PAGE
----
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The purpose of the visit was to photograph dragonflies but, needless to say, thanks to She-Dog, it proved virtually impossible. She turned what is usually a peaceful, rarely visited by humans, wildlife haven into a race track. However, I did manage to get this photo of the Common Blue Damselfly, Enallagma cyathigerum. It is found near water everywhere. In fact, it is one of those few species in the animal kingdom that is found virtually throughout the northern hemisphere.

A lurcher and part whippet, She-Dog can run pretty fast but I have never seen her move so rapidly and for as long as this day. Back and forth, round and round – even when we came to the river she couldn’t stop galloping through it. It reminded me of when we had deep snow, the first she had ever seen, earlier this year.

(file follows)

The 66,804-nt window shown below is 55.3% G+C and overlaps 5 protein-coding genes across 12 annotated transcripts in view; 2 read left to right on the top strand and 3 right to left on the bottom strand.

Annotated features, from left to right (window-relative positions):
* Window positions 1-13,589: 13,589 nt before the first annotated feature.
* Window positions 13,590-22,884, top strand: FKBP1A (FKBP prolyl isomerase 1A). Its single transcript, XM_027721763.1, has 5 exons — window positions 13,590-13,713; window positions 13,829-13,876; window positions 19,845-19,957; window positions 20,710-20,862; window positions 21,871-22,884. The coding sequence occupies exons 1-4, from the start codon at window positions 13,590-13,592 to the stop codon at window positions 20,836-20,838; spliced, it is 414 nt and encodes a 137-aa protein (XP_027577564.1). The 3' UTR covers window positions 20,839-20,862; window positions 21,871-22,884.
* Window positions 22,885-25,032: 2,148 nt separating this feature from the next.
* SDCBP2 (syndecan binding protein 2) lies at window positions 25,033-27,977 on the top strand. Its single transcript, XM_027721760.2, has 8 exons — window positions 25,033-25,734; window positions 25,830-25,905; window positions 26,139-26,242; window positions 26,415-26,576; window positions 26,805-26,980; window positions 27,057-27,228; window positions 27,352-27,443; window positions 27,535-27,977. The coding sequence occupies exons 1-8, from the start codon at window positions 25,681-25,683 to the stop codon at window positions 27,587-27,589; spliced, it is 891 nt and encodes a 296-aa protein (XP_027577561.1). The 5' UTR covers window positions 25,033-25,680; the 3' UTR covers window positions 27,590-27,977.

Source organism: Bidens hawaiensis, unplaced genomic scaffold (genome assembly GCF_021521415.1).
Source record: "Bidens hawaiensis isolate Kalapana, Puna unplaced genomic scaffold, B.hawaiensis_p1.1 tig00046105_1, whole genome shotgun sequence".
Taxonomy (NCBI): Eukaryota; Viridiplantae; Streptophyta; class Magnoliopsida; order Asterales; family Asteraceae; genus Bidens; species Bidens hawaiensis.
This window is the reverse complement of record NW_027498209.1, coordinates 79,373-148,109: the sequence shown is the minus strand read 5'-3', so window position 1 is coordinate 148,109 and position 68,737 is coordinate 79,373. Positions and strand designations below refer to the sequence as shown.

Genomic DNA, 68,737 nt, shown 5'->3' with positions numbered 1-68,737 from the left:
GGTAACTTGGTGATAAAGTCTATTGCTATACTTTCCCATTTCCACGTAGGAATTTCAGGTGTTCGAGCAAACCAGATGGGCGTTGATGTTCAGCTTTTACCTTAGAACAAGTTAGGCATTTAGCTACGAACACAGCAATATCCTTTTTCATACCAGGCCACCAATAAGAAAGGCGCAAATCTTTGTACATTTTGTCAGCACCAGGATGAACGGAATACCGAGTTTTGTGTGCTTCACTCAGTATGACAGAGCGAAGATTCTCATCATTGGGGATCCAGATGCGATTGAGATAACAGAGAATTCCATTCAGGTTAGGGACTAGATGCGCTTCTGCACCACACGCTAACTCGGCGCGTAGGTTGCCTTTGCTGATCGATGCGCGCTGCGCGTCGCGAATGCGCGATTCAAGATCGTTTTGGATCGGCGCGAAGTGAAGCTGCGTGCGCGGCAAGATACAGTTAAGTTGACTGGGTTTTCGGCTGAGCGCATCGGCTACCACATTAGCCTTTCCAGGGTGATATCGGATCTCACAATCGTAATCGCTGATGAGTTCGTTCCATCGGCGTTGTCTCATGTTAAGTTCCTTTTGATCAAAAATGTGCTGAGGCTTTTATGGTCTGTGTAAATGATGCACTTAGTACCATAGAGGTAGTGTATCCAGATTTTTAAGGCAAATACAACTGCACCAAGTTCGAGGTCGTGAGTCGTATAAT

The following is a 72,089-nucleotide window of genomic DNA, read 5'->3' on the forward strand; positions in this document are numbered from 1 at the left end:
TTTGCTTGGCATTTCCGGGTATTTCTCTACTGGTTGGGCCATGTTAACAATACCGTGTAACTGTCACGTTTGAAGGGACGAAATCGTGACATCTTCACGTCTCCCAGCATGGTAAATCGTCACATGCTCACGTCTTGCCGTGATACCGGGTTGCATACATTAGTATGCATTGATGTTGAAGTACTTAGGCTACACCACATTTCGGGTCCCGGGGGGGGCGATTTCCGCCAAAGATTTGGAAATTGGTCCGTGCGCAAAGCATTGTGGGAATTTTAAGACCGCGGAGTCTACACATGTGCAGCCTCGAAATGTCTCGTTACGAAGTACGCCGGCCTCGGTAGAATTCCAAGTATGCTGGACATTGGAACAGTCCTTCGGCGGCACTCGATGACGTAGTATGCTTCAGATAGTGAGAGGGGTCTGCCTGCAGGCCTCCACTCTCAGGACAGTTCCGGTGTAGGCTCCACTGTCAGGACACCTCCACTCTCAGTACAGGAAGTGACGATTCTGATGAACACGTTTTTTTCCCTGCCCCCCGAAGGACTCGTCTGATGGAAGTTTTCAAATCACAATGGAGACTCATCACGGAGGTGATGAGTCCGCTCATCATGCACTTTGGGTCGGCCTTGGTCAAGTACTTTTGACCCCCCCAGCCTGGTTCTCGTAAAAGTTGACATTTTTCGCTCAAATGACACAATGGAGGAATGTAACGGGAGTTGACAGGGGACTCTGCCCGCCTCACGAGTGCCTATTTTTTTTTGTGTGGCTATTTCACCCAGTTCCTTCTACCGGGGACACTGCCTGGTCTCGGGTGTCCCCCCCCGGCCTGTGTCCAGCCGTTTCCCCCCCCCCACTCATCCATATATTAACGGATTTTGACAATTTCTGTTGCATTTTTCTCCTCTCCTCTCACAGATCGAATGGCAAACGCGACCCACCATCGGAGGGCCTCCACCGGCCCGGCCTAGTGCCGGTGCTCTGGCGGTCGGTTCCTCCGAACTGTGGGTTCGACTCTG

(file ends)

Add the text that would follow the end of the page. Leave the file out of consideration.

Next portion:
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A fallen tree brough about another burst of energy, just when I thought she had settled down. Ignoring her as she investigated the bridge that it had created, I was surprised and somewhat alarmed to discover her seven foot up in the canopy. Before she could be rescued she took a flying leap to the ground below, landing in a heap, before accelerating into the distance.

She-Dog’s madness meant that very little in the way of wildlife was seen. I had to content myself with being in peaceful surroundings on a warm summer’s day, listening to the brown trout rising for mayfly. I spent some time trying to catch both trout and fly on camera and just about managed to get a trout breaking the surface of the water.

It was only when I returned to the car I was able to get a picture of the elusive mayfly – there was one resting on the door. The vagaries and frustrations of being a wildlfe photographer, I suppose. I think I shall stick to gardening for a living!